According to the Columbia University Center on Poverty and Social Policy, improving children’s lives now would save American taxpayers hundreds of billions every year — reducing infant mortality and other health care costs for both children and parents, lowering crime rates and improving public safety, and cutting expenditures on protective services for abused and neglected children. Future generations will benefit as these savings grow every year, when today’s children become tomorrow’s workforce, contributing to everyone’s well-being and expanding the tax base.

Helping children and their families is an investment, not welfare. It improves short- and long-term health, shrinks health care costs, reduces crime, and raises kids’ school performance and adult pay. Infants and young children are the most vulnerable of all age groups, so infants can’t wait. There’s no reason that they should.

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Stephen Seligman

A father and mother helping an infant walk

Stephen is the author of Relationships in Development: Infancy, Intersubjectivity, Attachment (Routledge, 2018) and co-editor of the American Psychiatric Press’ Infant and Early Childhood Mental Health: Core Concepts and Clinical Practice.  He is also associate editor of Studies in Gender and Sexuality, and was a member of the founding executive board of the Journal of Infant, Child and Adolescent Psychotherapy.  He has authored over 75 papers, chapters, reviews, and other publications; his most recent, Psychoanalytic scholarship: Constructive and integrative curiosity in analytic scholarship, practice and theory-building. (tentative title)  Psychoanalytic Dialogues: International Journal of Relational Perspectives. 30, 6.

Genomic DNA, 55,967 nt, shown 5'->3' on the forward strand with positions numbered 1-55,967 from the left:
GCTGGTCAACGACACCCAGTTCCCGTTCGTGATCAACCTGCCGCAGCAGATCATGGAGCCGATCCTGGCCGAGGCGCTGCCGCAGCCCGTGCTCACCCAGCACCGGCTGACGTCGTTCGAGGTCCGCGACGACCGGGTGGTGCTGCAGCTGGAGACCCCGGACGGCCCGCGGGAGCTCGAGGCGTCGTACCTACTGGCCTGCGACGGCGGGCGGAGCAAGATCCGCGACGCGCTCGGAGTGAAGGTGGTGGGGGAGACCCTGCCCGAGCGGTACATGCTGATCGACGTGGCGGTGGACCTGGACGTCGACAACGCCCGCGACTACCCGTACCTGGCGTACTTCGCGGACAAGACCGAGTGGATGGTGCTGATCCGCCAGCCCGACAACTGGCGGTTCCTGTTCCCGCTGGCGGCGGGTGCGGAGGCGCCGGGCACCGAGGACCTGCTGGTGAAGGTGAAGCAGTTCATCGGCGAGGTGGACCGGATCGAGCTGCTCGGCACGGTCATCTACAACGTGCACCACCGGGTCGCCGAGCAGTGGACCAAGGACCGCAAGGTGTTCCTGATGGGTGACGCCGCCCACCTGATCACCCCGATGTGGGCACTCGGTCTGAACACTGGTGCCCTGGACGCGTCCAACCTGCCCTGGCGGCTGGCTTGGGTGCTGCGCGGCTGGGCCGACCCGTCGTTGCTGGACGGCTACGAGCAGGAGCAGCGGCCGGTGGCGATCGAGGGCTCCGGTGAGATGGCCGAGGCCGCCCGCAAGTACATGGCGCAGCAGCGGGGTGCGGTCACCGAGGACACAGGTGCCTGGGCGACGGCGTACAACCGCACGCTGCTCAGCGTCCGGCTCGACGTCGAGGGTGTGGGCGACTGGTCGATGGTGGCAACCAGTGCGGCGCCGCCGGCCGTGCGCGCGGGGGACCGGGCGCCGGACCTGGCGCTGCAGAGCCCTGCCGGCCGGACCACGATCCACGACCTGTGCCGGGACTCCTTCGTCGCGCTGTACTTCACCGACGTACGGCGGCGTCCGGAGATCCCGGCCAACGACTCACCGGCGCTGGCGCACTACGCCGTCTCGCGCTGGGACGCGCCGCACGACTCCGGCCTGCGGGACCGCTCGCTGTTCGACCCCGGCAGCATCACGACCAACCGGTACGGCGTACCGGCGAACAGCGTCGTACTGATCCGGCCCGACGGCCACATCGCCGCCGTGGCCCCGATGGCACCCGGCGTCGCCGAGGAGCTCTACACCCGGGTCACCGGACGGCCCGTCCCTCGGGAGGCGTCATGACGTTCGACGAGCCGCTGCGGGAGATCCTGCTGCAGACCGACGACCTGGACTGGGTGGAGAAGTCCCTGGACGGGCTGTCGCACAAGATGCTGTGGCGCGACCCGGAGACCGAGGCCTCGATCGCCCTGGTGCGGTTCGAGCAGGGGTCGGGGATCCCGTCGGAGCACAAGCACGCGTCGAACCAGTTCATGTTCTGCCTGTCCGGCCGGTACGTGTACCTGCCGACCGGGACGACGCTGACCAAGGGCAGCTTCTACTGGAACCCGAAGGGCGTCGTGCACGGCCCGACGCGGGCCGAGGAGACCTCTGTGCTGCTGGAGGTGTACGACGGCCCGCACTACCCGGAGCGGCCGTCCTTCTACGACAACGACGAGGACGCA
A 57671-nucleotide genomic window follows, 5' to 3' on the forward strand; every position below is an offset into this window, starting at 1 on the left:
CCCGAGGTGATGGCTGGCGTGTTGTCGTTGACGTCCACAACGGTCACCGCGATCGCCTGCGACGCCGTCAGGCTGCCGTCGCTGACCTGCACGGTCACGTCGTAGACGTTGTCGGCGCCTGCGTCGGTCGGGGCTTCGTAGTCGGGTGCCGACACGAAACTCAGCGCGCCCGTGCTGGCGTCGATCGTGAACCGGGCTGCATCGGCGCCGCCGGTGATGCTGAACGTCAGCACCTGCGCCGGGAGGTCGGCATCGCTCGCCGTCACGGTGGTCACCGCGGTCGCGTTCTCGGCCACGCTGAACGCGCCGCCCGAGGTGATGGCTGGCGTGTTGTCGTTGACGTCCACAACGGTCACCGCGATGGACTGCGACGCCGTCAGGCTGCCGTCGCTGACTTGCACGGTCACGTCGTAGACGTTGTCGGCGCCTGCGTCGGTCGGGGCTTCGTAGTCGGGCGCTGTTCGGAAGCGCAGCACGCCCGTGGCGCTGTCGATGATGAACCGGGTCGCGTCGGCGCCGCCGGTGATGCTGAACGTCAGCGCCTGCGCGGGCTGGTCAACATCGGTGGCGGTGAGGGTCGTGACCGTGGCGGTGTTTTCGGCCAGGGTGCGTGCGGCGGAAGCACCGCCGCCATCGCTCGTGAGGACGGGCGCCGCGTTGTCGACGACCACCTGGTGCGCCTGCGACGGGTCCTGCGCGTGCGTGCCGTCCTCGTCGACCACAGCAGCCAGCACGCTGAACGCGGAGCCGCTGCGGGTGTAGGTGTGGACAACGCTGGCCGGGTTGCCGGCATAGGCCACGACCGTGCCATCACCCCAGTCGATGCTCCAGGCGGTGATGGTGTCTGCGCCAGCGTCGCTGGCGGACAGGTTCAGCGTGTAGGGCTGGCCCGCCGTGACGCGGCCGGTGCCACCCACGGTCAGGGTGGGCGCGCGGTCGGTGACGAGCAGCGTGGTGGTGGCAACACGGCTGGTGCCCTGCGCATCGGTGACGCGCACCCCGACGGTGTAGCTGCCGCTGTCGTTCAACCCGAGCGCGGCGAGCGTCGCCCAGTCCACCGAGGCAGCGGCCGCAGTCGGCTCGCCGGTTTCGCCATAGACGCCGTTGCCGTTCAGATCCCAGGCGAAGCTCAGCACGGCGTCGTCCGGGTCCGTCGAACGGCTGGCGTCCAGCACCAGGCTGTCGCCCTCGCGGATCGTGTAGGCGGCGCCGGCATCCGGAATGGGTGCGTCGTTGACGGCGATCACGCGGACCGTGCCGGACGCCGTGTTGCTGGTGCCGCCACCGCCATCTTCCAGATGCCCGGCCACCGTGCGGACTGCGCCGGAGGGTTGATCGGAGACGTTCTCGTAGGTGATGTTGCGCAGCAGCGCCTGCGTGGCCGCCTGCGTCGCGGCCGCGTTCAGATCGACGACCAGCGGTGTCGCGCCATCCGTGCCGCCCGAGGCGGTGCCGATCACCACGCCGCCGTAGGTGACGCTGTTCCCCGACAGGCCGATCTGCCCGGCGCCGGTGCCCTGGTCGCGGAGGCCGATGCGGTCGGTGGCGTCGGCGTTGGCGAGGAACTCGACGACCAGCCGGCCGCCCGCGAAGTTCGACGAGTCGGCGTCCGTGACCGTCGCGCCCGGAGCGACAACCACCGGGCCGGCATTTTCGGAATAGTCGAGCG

In the infant clinical area, Dr. Seligman’s recent work has focused on translating psychodynamic concepts to the broader arenas of work with infants, both in infant-parent psychotherapy and in work with special populations, such as abused and neglected infants and infants with developmental disabilities.  He practices, teaches and writes about infant intervention from the perspective of the continuing evolution of the original model of designed by Selma Fraiberg and her colleagues, in which he was directly involved for over three decades.